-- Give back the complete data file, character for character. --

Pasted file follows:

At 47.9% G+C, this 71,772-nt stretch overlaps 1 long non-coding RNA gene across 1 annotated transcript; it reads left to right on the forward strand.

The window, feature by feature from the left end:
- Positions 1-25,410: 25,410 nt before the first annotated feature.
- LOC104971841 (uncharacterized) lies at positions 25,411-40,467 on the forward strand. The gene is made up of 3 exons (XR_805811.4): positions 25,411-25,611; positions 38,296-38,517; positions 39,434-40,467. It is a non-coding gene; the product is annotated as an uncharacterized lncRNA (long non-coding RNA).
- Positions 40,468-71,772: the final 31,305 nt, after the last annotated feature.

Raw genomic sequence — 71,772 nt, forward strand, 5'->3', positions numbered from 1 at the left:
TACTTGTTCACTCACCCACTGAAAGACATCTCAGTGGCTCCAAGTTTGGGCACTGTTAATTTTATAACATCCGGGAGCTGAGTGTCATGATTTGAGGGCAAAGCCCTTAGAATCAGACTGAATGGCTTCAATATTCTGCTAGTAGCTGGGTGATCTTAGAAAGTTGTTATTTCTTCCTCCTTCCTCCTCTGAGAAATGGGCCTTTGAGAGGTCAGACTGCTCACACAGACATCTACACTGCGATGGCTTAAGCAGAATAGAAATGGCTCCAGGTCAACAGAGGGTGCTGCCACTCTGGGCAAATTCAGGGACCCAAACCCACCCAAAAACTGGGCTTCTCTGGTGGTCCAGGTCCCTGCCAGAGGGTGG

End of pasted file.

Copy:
At 47.9% G+C, this 71,772-nt stretch overlaps 1 long non-coding RNA gene across 1 annotated transcript; it reads left to right on the forward strand.

The window, feature by feature from the left end:
- Positions 1-25,410: 25,410 nt before the first annotated feature.
- LOC104971841 (uncharacterized) lies at positions 25,411-40,467 on the forward strand. The gene is made up of 3 exons (XR_805811.4): positions 25,411-25,611; positions 38,296-38,517; positions 39,434-40,467. It is a non-coding gene; the product is annotated as an uncharacterized lncRNA (long non-coding RNA).
- Positions 40,468-71,772: the final 31,305 nt, after the last annotated feature.

Raw genomic sequence — 71,772 nt, forward strand, 5'->3', positions numbered from 1 at the left:
TACTTGTTCACTCACCCACTGAAAGACATCTCAGTGGCTCCAAGTTTGGGCACTGTTAATTTTATAACATCCGGGAGCTGAGTGTCATGATTTGAGGGCAAAGCCCTTAGAATCAGACTGAATGGCTTCAATATTCTGCTAGTAGCTGGGTGATCTTAGAAAGTTGTTATTTCTTCCTCCTTCCTCCTCTGAGAAATGGGCCTTTGAGAGGTCAGACTGCTCACACAGACATCTACACTGCGATGGCTTAAGCAGAATAGAAATGGCTCCAGGTCAACAGAGGGTGCTGCCACTCTGGGCAAATTCAGGGACCCAAACCCACCCAAAAACTGGGCTTCTCTGGTGGTCCAGGTCCCTGCCAGAGGGTGG